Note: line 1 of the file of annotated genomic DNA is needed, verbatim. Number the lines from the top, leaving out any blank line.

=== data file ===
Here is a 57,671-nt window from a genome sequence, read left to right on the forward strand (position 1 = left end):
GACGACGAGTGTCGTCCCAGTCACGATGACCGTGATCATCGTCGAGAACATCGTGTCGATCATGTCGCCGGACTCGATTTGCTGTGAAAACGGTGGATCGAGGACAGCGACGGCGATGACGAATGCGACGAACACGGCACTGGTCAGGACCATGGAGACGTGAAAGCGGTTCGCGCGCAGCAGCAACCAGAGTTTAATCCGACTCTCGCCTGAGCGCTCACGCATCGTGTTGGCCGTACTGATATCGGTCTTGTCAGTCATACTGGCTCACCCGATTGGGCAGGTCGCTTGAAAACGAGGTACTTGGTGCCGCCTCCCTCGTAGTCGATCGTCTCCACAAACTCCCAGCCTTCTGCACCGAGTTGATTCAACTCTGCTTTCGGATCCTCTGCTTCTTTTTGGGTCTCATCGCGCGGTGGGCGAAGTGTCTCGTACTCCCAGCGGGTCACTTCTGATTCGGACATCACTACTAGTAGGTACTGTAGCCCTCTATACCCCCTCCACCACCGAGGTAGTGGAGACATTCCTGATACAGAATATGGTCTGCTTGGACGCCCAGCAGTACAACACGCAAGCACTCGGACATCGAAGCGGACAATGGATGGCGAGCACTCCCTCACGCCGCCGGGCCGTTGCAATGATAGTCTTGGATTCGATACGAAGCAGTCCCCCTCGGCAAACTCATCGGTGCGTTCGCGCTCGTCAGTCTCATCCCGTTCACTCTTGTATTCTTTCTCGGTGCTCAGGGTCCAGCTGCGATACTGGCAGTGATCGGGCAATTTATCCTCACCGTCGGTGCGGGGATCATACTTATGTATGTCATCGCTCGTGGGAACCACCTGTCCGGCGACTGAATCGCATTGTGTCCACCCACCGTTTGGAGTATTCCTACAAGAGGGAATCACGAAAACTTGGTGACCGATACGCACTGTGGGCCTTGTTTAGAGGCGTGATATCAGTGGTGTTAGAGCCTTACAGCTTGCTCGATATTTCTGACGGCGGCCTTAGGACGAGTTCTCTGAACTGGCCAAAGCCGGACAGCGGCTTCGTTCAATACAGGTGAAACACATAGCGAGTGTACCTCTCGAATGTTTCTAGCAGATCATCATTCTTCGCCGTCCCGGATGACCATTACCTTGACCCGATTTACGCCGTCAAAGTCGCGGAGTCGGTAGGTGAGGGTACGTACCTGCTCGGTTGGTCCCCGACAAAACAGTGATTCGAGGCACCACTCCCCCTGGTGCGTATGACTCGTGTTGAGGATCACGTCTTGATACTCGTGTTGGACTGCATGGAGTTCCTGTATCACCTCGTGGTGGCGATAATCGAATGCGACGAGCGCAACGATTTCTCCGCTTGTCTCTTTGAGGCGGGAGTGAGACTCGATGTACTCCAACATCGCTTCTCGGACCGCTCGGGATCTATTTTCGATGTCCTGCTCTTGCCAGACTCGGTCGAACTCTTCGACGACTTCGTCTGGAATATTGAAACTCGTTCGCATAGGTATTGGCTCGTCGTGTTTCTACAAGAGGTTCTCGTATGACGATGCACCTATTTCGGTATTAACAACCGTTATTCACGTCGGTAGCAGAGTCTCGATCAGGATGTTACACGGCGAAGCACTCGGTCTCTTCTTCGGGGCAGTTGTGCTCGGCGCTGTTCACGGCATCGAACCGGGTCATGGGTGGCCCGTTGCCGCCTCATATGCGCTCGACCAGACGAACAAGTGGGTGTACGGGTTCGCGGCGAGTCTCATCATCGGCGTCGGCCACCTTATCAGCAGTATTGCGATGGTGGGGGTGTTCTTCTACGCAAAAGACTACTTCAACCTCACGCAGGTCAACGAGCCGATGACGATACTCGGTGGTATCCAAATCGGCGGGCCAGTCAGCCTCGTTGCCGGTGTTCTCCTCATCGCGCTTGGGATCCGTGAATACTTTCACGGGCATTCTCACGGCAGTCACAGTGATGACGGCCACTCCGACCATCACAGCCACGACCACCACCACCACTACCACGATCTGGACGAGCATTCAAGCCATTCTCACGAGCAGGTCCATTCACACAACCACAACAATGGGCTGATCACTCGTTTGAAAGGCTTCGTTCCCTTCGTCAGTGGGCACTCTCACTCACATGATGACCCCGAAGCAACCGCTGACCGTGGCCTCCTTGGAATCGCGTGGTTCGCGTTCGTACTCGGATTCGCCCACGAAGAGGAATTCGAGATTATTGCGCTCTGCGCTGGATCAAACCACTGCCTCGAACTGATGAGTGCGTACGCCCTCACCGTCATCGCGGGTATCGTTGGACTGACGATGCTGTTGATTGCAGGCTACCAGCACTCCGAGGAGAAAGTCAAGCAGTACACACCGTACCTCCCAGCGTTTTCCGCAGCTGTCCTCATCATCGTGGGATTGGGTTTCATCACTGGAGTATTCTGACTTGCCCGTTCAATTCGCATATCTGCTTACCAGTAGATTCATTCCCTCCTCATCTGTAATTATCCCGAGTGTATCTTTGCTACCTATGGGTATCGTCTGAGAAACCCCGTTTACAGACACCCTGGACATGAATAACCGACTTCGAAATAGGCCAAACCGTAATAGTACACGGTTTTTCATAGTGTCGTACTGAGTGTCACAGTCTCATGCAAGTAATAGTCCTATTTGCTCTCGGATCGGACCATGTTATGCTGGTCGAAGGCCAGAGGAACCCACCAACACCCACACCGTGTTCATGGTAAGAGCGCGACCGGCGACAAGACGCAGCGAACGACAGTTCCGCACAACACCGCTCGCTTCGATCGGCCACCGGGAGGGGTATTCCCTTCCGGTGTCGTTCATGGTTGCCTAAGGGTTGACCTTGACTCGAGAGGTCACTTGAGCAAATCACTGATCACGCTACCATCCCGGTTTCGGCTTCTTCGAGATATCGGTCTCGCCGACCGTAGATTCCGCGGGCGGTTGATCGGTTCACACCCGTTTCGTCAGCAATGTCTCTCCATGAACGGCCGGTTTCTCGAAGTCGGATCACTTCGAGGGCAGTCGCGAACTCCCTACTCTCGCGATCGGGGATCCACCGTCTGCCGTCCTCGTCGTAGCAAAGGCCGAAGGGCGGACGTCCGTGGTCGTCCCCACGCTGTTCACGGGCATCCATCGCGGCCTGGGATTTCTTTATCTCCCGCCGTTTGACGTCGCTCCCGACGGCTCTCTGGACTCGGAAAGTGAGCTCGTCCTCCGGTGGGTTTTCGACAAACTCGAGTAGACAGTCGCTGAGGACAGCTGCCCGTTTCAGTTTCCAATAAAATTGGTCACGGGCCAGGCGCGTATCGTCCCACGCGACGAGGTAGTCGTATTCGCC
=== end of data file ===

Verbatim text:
Here is a 57,671-nt window from a genome sequence, read left to right on the forward strand (position 1 = left end):